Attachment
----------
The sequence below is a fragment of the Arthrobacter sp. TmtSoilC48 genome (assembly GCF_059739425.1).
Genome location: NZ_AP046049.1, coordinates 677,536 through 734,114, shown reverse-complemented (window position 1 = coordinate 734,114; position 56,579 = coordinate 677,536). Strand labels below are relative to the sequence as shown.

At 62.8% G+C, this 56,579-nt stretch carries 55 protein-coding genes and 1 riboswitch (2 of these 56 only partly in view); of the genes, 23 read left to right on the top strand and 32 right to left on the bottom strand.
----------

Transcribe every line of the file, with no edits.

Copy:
The sequence below is a fragment of the Arthrobacter sp. TmtSoilC48 genome (assembly GCF_059739425.1).
Genome location: NZ_AP046049.1, coordinates 677,536 through 734,114, shown reverse-complemented (window position 1 = coordinate 734,114; position 56,579 = coordinate 677,536). Strand labels below are relative to the sequence as shown.

At 62.8% G+C, this 56,579-nt stretch carries 55 protein-coding genes and 1 riboswitch (2 of these 56 only partly in view); of the genes, 23 read left to right on the top strand and 32 right to left on the bottom strand.